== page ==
Washington -- Lee Mayfield still gets the chills when sh
recalls her brush with financial disaster in the late 1980s. She and her husband had been told by a financial adviser to sell her husband's life insurance policy and to invest the money in mutual funds.
Through blind luck -- the Mayfields did not properly cancel the policy, leaving it in effect -- they held onto their insurance.
A year later, Mr. Mayfield was dead at age 50 from pancreatic cancer.
"That would have been it. An $80,000 policy lost," Mrs. Mayfield says. "I don't know what I would have done."
Although the Mayfields lost at least $30,000 through the financial planner's dubious advice and undisclosed commissions, she was spared further damage. Today, she's using the insurance money to study for a career as a research librarian in her hometown of Chapel Hill, N.C.
Mrs. Mayfield's tale was one of many heard recently as Congress began debating new proposals to regulate advisers and other segments of the financial industry. Unlike previous years, when such proposals were killed by partisan squabbling, several bills are moving through Congress -- marking the end of the go-go 1980s and the deregulation that accompanied it.
"The Republicans have controlled the White House and the government for 12 years and much of the past two decades, but they didn't slay the urge to regulate. That beast still exists and we're seeing it slowly come back to life," said Mark Melcher, director of Washington research for Prudential Securities Inc.
More far-reaching regulations could come from the Securities and Exchange Commission, which is expected to gain a Democratic majority within the coming months. Another relatively independent agency moving into the Democrats' sights: the Federal Reserve, which regulates banks and controls the money supply. Proposals call for greater political control of the Fed, as well as a possible merger of all banking regulation agencies.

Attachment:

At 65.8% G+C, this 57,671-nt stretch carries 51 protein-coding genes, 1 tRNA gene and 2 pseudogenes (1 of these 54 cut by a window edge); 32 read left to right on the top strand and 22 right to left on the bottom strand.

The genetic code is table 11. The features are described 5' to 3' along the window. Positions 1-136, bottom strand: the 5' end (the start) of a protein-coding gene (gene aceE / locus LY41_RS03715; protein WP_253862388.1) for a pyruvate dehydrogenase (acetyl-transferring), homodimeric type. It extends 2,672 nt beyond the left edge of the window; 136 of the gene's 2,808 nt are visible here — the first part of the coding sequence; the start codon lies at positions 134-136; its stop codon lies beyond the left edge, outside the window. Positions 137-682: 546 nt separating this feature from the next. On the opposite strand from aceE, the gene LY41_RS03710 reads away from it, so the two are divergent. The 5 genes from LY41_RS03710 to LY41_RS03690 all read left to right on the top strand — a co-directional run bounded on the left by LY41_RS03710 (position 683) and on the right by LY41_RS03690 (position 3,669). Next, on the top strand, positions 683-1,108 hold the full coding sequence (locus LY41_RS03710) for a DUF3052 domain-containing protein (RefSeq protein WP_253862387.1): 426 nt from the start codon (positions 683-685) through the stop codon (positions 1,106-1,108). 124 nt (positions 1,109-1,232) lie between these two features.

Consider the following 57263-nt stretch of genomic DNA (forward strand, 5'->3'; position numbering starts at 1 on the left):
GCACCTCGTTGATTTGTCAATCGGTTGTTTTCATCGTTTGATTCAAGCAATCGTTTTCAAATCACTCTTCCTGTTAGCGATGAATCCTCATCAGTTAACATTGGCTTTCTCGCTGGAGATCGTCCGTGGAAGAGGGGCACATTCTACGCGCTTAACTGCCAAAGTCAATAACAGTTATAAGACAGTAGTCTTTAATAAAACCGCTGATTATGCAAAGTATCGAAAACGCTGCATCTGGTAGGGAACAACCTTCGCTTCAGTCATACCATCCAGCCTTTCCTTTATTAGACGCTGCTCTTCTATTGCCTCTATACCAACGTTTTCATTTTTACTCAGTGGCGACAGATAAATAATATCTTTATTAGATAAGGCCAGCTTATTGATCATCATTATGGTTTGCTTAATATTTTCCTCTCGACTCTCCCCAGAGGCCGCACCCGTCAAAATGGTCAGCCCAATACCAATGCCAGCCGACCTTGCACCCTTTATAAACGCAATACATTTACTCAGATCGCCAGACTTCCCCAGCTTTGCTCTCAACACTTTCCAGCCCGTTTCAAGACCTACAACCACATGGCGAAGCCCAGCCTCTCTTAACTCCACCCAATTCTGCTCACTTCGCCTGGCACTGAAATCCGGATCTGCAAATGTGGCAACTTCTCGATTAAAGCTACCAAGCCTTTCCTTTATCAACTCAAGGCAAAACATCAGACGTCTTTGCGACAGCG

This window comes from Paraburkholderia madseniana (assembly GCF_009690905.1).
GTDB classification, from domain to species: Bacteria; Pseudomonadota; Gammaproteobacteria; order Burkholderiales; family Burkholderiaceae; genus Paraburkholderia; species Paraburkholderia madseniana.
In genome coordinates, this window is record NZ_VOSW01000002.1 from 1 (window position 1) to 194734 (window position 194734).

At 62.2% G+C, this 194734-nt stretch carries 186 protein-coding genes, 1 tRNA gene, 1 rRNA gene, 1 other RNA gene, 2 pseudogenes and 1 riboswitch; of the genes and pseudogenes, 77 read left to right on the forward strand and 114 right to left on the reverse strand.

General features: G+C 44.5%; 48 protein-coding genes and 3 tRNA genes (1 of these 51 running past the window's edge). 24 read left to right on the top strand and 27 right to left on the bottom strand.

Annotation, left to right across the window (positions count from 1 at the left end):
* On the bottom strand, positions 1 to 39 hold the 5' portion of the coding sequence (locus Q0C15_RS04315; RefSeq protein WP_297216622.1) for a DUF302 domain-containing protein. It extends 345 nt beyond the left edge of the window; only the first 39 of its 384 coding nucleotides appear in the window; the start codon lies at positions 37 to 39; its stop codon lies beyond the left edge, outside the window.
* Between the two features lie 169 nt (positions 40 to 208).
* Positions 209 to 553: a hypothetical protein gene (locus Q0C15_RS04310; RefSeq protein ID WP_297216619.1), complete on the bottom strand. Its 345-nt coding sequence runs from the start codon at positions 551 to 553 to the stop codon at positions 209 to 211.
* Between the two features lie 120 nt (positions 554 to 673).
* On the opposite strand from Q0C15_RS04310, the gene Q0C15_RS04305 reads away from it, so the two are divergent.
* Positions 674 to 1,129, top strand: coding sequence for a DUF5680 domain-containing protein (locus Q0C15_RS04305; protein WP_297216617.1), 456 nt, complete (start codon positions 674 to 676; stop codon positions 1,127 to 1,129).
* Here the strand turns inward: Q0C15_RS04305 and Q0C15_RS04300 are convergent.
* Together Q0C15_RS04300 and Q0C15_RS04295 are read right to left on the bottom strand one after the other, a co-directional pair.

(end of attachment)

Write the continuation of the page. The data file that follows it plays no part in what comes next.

Making over the SEC and changing the Fed aren't likely to take place immediately. But the Democrats' control of Congress and the White House will spark a rush of legislation -- including the measure to regulate financial advisers -- in the coming months.
Among the bills slated for early consideration is one that would regulate sales of government securities. Since the 1991 Salomon Brothers scandal surrounding the auction of those securities, Congress has been trying to break the closed circle of dealers in the $3 trillion market. The proposal, authorizing the SEC to make rules regulating the market, probably has enough votes to pass.
There are plenty of other regulatory proposals on Capitol Hill. A bill that would protect investors in a limited partnership from having the partnership restructured, or "rolled up," into other partnerships already has passed the House. Another bill would require auditors to report any fraud to the company's board of directors or the SEC. And later this session, Congress is likely to consider stricter mutual fund regulation.
The renewed regulatory fervor reflects a belief that the financial world is no longer the exclusive preserve of wealthy, sophisticated investors. These days, cutbacks in corporate pensions and employee benefits are forcing people such as Mrs. Mayfield to make more and more investment decisions.
"In the current low-interest rate environment, the elderly and other savers increasingly are turning to professional financial advisers for help in achieving higher returns. Experts have expressed concern that without more 'cops on the beat,' there will be an increase in financial fraud and losses to millions of investors," said Sen. Christopher J. Dodd, D-Conn., chairman of the Senate subcommittee on securities.